by Robert Boyd
Kyle Young, Infinite Reduction Series, monotypes, 72" x 110", 2012
Infinite Reduction Series by Kyle Young at Art Palace is the key to all the other pieces in the show. The work, both monotypes and paintings, involve cutting up and reassembling circles and ellipses and collaging the results together.
Kyle Young, Chalice Reversed, acrylic on panels, 116" x 77", 2011
Kyle Young, In Search of Human Contact, monotype collage, 32" x 20", 2012
Kyle Young, from left to right, Portrait in Orange and Purple, Portrait in Pink and Gray, Portrait in Green and Orange, monotype collages, 21 1/2" x 14 1/2" each, 2012
My first reaction to these was that they reminded me of Ellsworth Kelly--bold geometric forms, simple color schemes (only two or three colors), very flat colors (not sign of brushstrokes in the paintings). But the way he assembles his pieces might also remind a viewer of Robert Mangold. What this says to me is that whatever else he is doing, Kyle Young is in a dialogue with early minimal painters. This dialogue is not oedipal. There is no obvious anxiety of influence. He seems to respect his forefathers and is willing to work in the vocabulary that they created.
Kyle Young, Dialogue--Red & Orange, acrylic on panels, 40" x 121 1/4", 2012
Kyle Young, top Dialogue--Green, monotype collage, 8" x 24", 2011; bottom Thank You, Robert--Pink, monotype collage, 8" x 28", 2011
In these pieces called Dialogues, I think the title refers to the dialogue between the two colors. The collage is arranged so that it almost looks like typography--like a sign. But it could also be the dialogue I mentioned above. And the piece Thank You, Robert--Green might refer to any Robert, but it could be Robert Mangold he's thanking, couldn't it?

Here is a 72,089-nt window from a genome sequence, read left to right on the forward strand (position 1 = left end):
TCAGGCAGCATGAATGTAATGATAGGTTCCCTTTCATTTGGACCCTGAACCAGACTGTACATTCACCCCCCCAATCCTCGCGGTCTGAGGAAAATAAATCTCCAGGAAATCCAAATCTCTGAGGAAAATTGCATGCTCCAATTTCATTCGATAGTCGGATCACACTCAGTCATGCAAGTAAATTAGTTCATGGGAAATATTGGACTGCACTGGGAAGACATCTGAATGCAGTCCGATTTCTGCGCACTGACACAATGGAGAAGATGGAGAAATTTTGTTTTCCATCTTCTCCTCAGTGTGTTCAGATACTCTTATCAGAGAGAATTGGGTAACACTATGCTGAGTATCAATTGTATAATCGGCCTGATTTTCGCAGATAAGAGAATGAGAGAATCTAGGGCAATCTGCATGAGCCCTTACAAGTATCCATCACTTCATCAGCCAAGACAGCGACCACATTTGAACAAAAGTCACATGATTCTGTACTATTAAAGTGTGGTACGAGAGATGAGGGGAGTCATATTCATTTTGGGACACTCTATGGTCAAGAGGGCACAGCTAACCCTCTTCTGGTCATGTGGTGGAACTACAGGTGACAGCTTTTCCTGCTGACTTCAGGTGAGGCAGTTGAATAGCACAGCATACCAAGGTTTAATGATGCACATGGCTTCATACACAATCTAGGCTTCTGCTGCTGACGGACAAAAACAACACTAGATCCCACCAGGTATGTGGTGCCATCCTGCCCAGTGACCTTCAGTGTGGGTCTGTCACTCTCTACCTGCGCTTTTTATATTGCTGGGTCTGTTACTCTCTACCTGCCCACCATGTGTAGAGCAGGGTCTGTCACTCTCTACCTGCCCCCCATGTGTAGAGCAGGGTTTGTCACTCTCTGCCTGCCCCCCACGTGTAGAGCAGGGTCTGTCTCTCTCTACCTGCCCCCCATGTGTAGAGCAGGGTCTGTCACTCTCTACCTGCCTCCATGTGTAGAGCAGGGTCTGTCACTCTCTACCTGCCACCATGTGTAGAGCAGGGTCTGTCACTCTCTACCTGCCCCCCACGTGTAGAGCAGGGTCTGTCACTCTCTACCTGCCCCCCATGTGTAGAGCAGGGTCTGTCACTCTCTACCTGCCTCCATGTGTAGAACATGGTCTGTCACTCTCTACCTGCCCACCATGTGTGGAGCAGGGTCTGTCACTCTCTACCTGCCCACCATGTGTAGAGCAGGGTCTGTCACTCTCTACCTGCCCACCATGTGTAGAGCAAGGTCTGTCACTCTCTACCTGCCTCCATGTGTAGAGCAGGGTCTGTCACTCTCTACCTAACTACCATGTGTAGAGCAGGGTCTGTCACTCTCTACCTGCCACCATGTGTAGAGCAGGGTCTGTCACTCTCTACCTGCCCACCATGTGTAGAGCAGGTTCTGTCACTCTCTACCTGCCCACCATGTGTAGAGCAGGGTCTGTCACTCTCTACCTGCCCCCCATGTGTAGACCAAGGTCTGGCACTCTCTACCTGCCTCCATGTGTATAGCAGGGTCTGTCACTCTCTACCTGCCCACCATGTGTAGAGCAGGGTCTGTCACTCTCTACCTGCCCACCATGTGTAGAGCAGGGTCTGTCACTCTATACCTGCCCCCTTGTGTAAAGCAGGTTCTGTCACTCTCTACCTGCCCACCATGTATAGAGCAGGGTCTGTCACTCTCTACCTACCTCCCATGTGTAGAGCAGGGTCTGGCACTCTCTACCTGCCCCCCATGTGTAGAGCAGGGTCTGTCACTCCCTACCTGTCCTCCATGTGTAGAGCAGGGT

Kyle Young, Fathers, acrylic on panels, 88" x 80", 2011
Kyle Young, In Honor of Our Fathers II, monotype collage, 17 1/2" x 16", 2011
I don't mean to suggest that this exhibit is all about Young's relationship with his minimalist daddies, but with pieces like these, it's not a totally crazy conclusion. But the fathers in Fathers and In Honor of Our Fathers II could be a reference to the circles and ellipses that were sliced up and reassembled to create these collages. In fact, the fact that the word "fathers" is plural might refer to the fact that in each, two circles were sliced up, one black and one red (in the painting) or orange (in the monotype collage). But there are other possible fathers that Young could be referencing, including artistic forefathers.
The pieces are lovely to look at. They encourage a viewer to mentally unassemble them to figure out how Young took apart their source circles and ellipses. And the more art historical viewer might look at this show in relation to such "fathers" as Kelly and Mangold.
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